Principal designers: Back to basics for installing a new gate...

Barbican Safety Glide 2
The CDM – Construction (Design and Management) Regulations 2015 recognises the role of the ‘Principal Designer’ as having accountability for coordinating the health and safety aspects during the pre-construction phase of a project. For an automated gate installation, this could be the primary design consultancy, architect, consulting engineer, surveyor, specifier, principal or specialist contractor. The Principal Designer takes into account any significant risks arising from the automated gate design that could adversely affect the project.
When you are considering installing a new gate – automatic or manual – it is important to design out any hazards so there are a number of considerations to bear in mind.

Is the ground / road leading to and from the gate level?
Are there any obstructions which the gate might open against?
What type of gate will deliver the safest and most effective means of protection?
How will the gate be made? Do any of the hinges create potential pinch points? Does the infill represent a potential trap point?

When the type of gate has been identified and the entrance landscaping or fencing also agreed upon, the overall strength of the installation needs to be addressed. Are the foundations commensurate with the weight of the gate? Are the gate posts sufficiently robust? Does the gate require any stops or brackets to prevent it falling?

If the gate in mind is to be operated manually, thought should be given to how easy it will be to move the gate. The accepted norm is that the gate should never need more than 26kg (260 newtons) to operate safely. Be aware that wind factors will dramatically increase the load on a swing gate.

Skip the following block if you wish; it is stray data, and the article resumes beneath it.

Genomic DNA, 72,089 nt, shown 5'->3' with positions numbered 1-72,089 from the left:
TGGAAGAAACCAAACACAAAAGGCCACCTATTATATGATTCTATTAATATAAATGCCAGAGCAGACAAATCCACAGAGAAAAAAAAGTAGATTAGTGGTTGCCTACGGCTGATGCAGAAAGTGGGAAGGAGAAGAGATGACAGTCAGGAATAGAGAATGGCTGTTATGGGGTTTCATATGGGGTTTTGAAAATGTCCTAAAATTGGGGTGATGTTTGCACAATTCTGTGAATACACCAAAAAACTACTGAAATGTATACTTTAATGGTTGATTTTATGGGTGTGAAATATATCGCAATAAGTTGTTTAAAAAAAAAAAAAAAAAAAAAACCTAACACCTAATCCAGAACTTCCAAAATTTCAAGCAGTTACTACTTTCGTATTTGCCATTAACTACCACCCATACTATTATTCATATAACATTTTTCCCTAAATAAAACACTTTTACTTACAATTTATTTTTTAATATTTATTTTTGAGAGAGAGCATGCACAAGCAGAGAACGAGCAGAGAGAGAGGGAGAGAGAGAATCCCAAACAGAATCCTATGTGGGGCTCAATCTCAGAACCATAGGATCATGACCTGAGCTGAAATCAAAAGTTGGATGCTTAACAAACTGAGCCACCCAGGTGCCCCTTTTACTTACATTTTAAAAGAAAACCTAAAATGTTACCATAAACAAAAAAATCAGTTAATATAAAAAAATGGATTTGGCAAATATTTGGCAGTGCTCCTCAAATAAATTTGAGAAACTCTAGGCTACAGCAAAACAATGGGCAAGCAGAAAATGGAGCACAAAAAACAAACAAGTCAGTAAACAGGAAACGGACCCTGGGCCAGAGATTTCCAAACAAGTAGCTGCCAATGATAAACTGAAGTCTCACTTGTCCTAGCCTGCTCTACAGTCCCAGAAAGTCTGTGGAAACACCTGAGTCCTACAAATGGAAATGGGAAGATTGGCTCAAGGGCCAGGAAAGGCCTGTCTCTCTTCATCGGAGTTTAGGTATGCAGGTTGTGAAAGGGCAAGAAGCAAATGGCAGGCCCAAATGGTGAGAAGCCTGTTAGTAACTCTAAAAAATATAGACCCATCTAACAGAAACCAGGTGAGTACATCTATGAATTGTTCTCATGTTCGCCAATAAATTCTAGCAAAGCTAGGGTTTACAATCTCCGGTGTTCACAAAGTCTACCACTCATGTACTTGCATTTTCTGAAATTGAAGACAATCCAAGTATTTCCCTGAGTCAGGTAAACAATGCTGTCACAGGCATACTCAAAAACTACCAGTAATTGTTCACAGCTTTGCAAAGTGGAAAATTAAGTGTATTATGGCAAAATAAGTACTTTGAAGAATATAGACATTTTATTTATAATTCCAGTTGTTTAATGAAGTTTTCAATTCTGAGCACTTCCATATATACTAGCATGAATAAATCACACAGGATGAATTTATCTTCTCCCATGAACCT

If you elect to install an automated gate you will need to consider how the gate is to be operated. Will it be a hold to run or a fully automated installation? The choice of safety devices will be influenced by the mode of operation but will typically include safety edges and photocells.

The control equipment will need to be connected to the electrical mains supply by a suitably qualified (17th edition) electrician to ensure compliance with current industry guidance.

Once the gate has been installed, it is vital that the gate user / owner is encouraged to regularly inspect the device to check for wear & tear / the safe operation of the gate. Formal maintenance by either the original installer or an alternative maintenance company should be conducted every six-months as a minimum.

If you are unsure how to achieve any of the above, it’s time to contact a Gate Safe installer, visit the Gate Safe website to find the installer closest to you, www.gate-safe.org.